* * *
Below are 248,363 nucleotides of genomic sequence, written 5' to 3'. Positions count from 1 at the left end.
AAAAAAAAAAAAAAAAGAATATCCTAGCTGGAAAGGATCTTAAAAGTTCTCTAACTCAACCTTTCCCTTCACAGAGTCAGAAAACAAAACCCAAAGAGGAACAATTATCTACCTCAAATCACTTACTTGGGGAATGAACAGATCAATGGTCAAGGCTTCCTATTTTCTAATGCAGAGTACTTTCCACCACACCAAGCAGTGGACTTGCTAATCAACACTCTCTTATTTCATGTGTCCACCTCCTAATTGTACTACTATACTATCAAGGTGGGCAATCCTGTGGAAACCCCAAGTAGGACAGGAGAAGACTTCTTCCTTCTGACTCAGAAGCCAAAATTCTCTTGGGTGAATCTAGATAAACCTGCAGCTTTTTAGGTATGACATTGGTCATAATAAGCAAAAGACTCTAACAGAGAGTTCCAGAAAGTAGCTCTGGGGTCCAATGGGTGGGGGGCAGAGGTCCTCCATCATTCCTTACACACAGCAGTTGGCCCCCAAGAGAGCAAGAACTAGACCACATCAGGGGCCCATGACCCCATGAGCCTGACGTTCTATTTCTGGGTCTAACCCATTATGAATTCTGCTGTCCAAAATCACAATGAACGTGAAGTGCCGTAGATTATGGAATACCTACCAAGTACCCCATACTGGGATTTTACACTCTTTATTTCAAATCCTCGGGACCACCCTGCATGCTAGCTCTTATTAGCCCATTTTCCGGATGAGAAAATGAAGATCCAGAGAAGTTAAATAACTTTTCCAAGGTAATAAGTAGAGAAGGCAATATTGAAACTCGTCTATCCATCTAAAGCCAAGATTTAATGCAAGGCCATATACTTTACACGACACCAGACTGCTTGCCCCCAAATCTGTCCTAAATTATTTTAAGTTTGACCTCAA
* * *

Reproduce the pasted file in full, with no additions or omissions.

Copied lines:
Below are 248,363 nucleotides of genomic sequence, written 5' to 3'. Positions count from 1 at the left end.
AAAAAAAAAAAAAAAAGAATATCCTAGCTGGAAAGGATCTTAAAAGTTCTCTAACTCAACCTTTCCCTTCACAGAGTCAGAAAACAAAACCCAAAGAGGAACAATTATCTACCTCAAATCACTTACTTGGGGAATGAACAGATCAATGGTCAAGGCTTCCTATTTTCTAATGCAGAGTACTTTCCACCACACCAAGCAGTGGACTTGCTAATCAACACTCTCTTATTTCATGTGTCCACCTCCTAATTGTACTACTATACTATCAAGGTGGGCAATCCTGTGGAAACCCCAAGTAGGACAGGAGAAGACTTCTTCCTTCTGACTCAGAAGCCAAAATTCTCTTGGGTGAATCTAGATAAACCTGCAGCTTTTTAGGTATGACATTGGTCATAATAAGCAAAAGACTCTAACAGAGAGTTCCAGAAAGTAGCTCTGGGGTCCAATGGGTGGGGGGCAGAGGTCCTCCATCATTCCTTACACACAGCAGTTGGCCCCCAAGAGAGCAAGAACTAGACCACATCAGGGGCCCATGACCCCATGAGCCTGACGTTCTATTTCTGGGTCTAACCCATTATGAATTCTGCTGTCCAAAATCACAATGAACGTGAAGTGCCGTAGATTATGGAATACCTACCAAGTACCCCATACTGGGATTTTACACTCTTTATTTCAAATCCTCGGGACCACCCTGCATGCTAGCTCTTATTAGCCCATTTTCCGGATGAGAAAATGAAGATCCAGAGAAGTTAAATAACTTTTCCAAGGTAATAAGTAGAGAAGGCAATATTGAAACTCGTCTATCCATCTAAAGCCAAGATTTAATGCAAGGCCATATACTTTACACGACACCAGACTGCTTGCCCCCAAATCTGTCCTAAATTATTTTAAGTTTGACCTCAA